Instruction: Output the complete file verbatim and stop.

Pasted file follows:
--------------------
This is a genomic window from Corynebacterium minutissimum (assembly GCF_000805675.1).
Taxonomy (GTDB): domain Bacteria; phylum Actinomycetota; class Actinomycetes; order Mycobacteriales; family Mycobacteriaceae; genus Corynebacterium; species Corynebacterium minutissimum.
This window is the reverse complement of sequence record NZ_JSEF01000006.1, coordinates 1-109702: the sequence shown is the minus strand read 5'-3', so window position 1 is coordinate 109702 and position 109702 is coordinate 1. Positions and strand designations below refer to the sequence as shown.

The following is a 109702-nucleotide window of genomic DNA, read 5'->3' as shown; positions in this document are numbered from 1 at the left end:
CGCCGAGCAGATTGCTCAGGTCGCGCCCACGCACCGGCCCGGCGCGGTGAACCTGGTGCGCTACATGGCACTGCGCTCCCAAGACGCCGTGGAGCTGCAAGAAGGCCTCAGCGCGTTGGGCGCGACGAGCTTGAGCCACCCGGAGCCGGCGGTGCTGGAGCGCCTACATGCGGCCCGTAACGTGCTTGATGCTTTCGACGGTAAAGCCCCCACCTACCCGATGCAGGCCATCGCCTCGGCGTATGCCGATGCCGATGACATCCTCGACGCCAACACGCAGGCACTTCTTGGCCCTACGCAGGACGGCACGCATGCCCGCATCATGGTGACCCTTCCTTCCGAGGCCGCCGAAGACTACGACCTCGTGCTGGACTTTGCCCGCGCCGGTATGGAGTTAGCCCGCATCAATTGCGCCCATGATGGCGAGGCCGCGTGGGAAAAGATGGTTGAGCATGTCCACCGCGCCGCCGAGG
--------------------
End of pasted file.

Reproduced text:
This is a genomic window from Corynebacterium minutissimum (assembly GCF_000805675.1).
Taxonomy (GTDB): domain Bacteria; phylum Actinomycetota; class Actinomycetes; order Mycobacteriales; family Mycobacteriaceae; genus Corynebacterium; species Corynebacterium minutissimum.
This window is the reverse complement of sequence record NZ_JSEF01000006.1, coordinates 1-109702: the sequence shown is the minus strand read 5'-3', so window position 1 is coordinate 109702 and position 109702 is coordinate 1. Positions and strand designations below refer to the sequence as shown.

The following is a 109702-nucleotide window of genomic DNA, read 5'->3' as shown; positions in this document are numbered from 1 at the left end:
CGCCGAGCAGATTGCTCAGGTCGCGCCCACGCACCGGCCCGGCGCGGTGAACCTGGTGCGCTACATGGCACTGCGCTCCCAAGACGCCGTGGAGCTGCAAGAAGGCCTCAGCGCGTTGGGCGCGACGAGCTTGAGCCACCCGGAGCCGGCGGTGCTGGAGCGCCTACATGCGGCCCGTAACGTGCTTGATGCTTTCGACGGTAAAGCCCCCACCTACCCGATGCAGGCCATCGCCTCGGCGTATGCCGATGCCGATGACATCCTCGACGCCAACACGCAGGCACTTCTTGGCCCTACGCAGGACGGCACGCATGCCCGCATCATGGTGACCCTTCCTTCCGAGGCCGCCGAAGACTACGACCTCGTGCTGGACTTTGCCCGCGCCGGTATGGAGTTAGCCCGCATCAATTGCGCCCATGATGGCGAGGCCGCGTGGGAAAAGATGGTTGAGCATGTCCACCGCGCCGCCGAGG